Regenerative urban agriculture principles provide a framework for more sustainable, ecologically friendly and resilient food production in and around cities.
I had the joy of listening to a talk in 2018 by Charles Massey, author of “Call of the reed warbler”. Its a wonderful book about regenerative agriculture which clearly explains a pathway to reduce unnatural inputs, increase yields and profit, whilst truly contributing to healthier soil, plant life, waterways, air and communities.
Organic gardening and farming uses some of principles outlined below, as do: permaculture, biodynamic agriculture, biological and natural farming. I find that working with regenerative urban agriculture principles is a synthesis of these methods.
Regenerative urban agriculture – 5 key principles
- Sun– Use the natural capacity of plants, via photosynthesis, to transform energy of the sun into organic matter. In the process, plants draw minerals from the atmosphere into the soil and by keeping the soil covered with plants, these minerals can be transformed by soil life into a more appropriate balance for healthy plant life.
- Water – Leading on from the sun principle, continuous plant cover on the soil improves its water holding capacity and stops soil erosion. Food growing spaces, should be designed to slow down water flow across the landscape.
- Soil – Strong concentration on balancing soil to create the ideal habitat for soil organisms to transform substance into healthy soil. Well managed sun and water principles are a great aid for soil life processes. As a result, soil softens, soil fertility and water holding capacity are greatly improved.
- Biodiversity – Focus on a diversity of plant, insect and animal life in the food growing spaces. Create habitats for native insects and animals within growing spaces and work with a diversity of plants in cropping areas. Sun, water and soil principles all work in sync to support an appropriate balance of environments for biodiversity to thrive.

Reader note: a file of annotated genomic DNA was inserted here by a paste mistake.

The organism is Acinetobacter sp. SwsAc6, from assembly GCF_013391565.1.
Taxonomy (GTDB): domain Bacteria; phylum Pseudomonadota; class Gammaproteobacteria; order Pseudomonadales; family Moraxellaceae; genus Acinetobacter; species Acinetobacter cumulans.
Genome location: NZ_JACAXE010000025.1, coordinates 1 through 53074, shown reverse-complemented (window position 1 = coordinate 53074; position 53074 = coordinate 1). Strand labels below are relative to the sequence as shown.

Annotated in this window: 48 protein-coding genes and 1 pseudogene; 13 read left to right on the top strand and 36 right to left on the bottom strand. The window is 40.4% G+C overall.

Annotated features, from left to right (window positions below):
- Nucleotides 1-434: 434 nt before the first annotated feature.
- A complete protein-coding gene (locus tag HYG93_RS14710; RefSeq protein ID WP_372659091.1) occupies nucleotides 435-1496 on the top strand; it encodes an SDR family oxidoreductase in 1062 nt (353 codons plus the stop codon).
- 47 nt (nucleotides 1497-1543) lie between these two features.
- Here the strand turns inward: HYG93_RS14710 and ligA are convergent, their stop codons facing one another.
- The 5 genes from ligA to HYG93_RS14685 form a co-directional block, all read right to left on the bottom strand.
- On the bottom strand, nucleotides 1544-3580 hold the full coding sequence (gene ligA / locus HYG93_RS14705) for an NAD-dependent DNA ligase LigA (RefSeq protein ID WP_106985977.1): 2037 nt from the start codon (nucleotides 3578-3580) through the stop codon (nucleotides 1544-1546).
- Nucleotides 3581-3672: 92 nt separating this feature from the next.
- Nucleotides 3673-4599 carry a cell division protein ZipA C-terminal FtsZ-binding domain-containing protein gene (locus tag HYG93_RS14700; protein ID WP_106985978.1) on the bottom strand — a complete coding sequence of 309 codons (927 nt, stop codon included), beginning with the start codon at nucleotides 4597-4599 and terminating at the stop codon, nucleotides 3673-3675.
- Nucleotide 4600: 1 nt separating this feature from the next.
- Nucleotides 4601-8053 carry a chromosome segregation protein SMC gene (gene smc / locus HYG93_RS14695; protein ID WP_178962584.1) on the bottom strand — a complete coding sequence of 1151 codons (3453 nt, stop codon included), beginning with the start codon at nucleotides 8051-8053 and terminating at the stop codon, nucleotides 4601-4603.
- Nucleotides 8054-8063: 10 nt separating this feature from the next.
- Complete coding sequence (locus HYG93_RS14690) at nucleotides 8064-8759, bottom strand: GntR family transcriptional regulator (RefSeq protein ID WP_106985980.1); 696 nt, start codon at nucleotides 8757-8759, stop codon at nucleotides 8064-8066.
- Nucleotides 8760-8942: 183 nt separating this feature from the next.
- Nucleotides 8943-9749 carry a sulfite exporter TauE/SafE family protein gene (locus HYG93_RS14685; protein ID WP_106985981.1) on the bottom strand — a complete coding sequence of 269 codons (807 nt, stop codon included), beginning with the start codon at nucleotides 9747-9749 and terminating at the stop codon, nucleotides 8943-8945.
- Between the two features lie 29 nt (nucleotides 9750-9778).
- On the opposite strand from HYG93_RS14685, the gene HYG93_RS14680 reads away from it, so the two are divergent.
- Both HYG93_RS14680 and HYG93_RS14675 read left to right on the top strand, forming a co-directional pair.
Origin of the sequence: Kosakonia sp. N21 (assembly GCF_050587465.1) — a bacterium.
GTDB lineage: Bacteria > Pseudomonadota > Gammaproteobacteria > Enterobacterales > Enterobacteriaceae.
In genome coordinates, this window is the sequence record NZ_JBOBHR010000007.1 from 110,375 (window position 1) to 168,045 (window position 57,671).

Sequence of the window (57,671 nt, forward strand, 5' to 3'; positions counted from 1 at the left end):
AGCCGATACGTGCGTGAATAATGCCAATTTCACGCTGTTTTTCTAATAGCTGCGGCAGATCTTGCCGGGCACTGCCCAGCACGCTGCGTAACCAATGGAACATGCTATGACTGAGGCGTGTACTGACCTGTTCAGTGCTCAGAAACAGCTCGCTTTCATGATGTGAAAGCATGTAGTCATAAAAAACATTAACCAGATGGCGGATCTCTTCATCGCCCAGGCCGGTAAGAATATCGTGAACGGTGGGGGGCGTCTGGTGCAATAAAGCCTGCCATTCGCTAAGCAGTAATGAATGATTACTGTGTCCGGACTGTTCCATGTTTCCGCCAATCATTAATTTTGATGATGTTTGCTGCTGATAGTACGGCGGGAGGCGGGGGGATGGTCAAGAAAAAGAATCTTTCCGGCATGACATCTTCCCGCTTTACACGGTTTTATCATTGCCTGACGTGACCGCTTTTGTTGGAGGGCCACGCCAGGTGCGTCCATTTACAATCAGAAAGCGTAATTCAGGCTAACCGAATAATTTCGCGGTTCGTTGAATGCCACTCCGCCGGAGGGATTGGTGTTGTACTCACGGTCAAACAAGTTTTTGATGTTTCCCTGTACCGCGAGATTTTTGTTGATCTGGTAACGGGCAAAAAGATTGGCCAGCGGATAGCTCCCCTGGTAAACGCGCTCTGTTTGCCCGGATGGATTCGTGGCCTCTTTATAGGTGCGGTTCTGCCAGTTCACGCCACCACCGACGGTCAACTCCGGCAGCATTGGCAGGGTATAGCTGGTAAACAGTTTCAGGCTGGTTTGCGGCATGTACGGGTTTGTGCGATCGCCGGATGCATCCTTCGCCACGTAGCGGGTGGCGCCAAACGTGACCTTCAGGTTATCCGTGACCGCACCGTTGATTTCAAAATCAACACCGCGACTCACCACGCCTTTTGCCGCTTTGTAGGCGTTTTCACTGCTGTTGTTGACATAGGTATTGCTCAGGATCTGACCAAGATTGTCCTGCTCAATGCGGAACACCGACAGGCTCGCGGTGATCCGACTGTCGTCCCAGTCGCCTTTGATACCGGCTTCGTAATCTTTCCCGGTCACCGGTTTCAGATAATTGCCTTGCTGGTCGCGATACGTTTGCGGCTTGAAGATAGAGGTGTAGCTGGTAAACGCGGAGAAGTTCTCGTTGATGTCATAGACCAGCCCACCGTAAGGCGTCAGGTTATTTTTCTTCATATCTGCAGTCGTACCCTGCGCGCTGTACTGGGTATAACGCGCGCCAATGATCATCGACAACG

- Human/social – The farmer or gardener can guide these 4 principles so they achieve the desired regenerative outcome. Ignoring even one principle can throw the others completely out of balance. The human principle should also focus on how the garden or farm can regenerate and sustain local communities. The economic factor comes into play here as well.
Regenerative urban agriculture – alignment to practice
- Sun – Design food growing spaces to get maximum sun and ensure that soil is mostly covered with living plants, for example, use living mulches around fruit trees and inter-plant at high density as much as possible in vegetable and herb growing spaces. Be very conscious of working with the seasons. I use biodynamic methods for planting times and aiding foliar functions of plants
- Water – Design food growing spaces to slow down water flow, but not to flood. Water at base of plants to reduce wastage and improve efficiency. Cover soil at all times. Use all water efficiency measures possible.
- Soil– Use green manure crops to feed soil in a strategic way. Build compost heaps to feed the soil, Make and use biological additives that aid soil life and draw in organic inputs from your local area. Periodically re-mineralise soil. Biodynamic methods are a great help in supporting soil life processes.
- Biodiversity – Use companion planting, plant out flower varieties around food growing spaces to create beauty, insect habitats and food. Encourage native life into and around your food growing spaces.
- Human – Have an attitude of love to the food growing spaces and share your space with other people. Develop your consciousness in a very active way around your food growing activities and use it for your well being. For commercial scale, step away from conventional channels and sell to your local market, you will surprised at how viable this can be on a relatively small scale.
In reflecting on my own urban farming over many years, its heartening to know that I have intuitively worked with the five principles of regenerative urban agriculture and can particularly see a strong alignment to biodynamics.
With designing larger scale urban agriculture projects in our business, I see these regenerative urban agriculture principles as essential. In fact, I would go so far as to say there really is no point in growing food in urban environments without using regenerative urban agriculture principles, Our task is to regenerate our world and our cities, to heal the planet and ourselves, and regenerative urban agriculture is a pathway to transforming economy, ecology and community.
Authored by Peter Kearney